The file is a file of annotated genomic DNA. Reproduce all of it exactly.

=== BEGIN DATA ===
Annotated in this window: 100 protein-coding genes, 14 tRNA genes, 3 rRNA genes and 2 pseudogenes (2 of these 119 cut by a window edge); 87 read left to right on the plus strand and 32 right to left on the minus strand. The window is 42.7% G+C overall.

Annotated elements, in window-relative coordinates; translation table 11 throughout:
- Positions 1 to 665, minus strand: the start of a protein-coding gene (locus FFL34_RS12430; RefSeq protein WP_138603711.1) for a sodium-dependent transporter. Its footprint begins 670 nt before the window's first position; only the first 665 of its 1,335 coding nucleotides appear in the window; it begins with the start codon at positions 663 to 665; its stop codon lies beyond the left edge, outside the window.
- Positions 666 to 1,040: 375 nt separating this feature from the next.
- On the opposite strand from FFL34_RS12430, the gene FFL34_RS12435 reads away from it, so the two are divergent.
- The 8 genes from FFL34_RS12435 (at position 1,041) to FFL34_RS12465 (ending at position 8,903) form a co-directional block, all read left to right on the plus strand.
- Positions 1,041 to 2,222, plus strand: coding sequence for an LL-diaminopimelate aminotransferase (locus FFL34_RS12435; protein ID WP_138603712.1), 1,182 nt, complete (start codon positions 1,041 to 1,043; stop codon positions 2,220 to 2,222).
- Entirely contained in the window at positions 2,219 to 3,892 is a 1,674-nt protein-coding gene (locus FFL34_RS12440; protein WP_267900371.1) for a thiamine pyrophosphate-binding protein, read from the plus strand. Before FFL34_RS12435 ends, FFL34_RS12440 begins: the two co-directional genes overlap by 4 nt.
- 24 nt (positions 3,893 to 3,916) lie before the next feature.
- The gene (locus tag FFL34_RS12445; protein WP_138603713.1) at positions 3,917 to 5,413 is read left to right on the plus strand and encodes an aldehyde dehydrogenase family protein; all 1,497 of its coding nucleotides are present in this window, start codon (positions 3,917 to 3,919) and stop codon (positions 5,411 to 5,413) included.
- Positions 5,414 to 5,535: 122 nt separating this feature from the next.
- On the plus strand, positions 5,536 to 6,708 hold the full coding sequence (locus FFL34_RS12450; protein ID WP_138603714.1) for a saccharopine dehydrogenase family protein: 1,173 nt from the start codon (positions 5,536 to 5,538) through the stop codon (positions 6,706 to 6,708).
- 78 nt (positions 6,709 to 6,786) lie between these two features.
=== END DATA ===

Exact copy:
Annotated in this window: 100 protein-coding genes, 14 tRNA genes, 3 rRNA genes and 2 pseudogenes (2 of these 119 cut by a window edge); 87 read left to right on the plus strand and 32 right to left on the minus strand. The window is 42.7% G+C overall.

Annotated elements, in window-relative coordinates; translation table 11 throughout:
- Positions 1 to 665, minus strand: the start of a protein-coding gene (locus FFL34_RS12430; RefSeq protein WP_138603711.1) for a sodium-dependent transporter. Its footprint begins 670 nt before the window's first position; only the first 665 of its 1,335 coding nucleotides appear in the window; it begins with the start codon at positions 663 to 665; its stop codon lies beyond the left edge, outside the window.
- Positions 666 to 1,040: 375 nt separating this feature from the next.
- On the opposite strand from FFL34_RS12430, the gene FFL34_RS12435 reads away from it, so the two are divergent.
- The 8 genes from FFL34_RS12435 (at position 1,041) to FFL34_RS12465 (ending at position 8,903) form a co-directional block, all read left to right on the plus strand.
- Positions 1,041 to 2,222, plus strand: coding sequence for an LL-diaminopimelate aminotransferase (locus FFL34_RS12435; protein ID WP_138603712.1), 1,182 nt, complete (start codon positions 1,041 to 1,043; stop codon positions 2,220 to 2,222).
- Entirely contained in the window at positions 2,219 to 3,892 is a 1,674-nt protein-coding gene (locus FFL34_RS12440; protein WP_267900371.1) for a thiamine pyrophosphate-binding protein, read from the plus strand. Before FFL34_RS12435 ends, FFL34_RS12440 begins: the two co-directional genes overlap by 4 nt.
- 24 nt (positions 3,893 to 3,916) lie before the next feature.
- The gene (locus tag FFL34_RS12445; protein WP_138603713.1) at positions 3,917 to 5,413 is read left to right on the plus strand and encodes an aldehyde dehydrogenase family protein; all 1,497 of its coding nucleotides are present in this window, start codon (positions 3,917 to 3,919) and stop codon (positions 5,411 to 5,413) included.
- Positions 5,414 to 5,535: 122 nt separating this feature from the next.
- On the plus strand, positions 5,536 to 6,708 hold the full coding sequence (locus FFL34_RS12450; protein ID WP_138603714.1) for a saccharopine dehydrogenase family protein: 1,173 nt from the start codon (positions 5,536 to 5,538) through the stop codon (positions 6,706 to 6,708).
- 78 nt (positions 6,709 to 6,786) lie between these two features.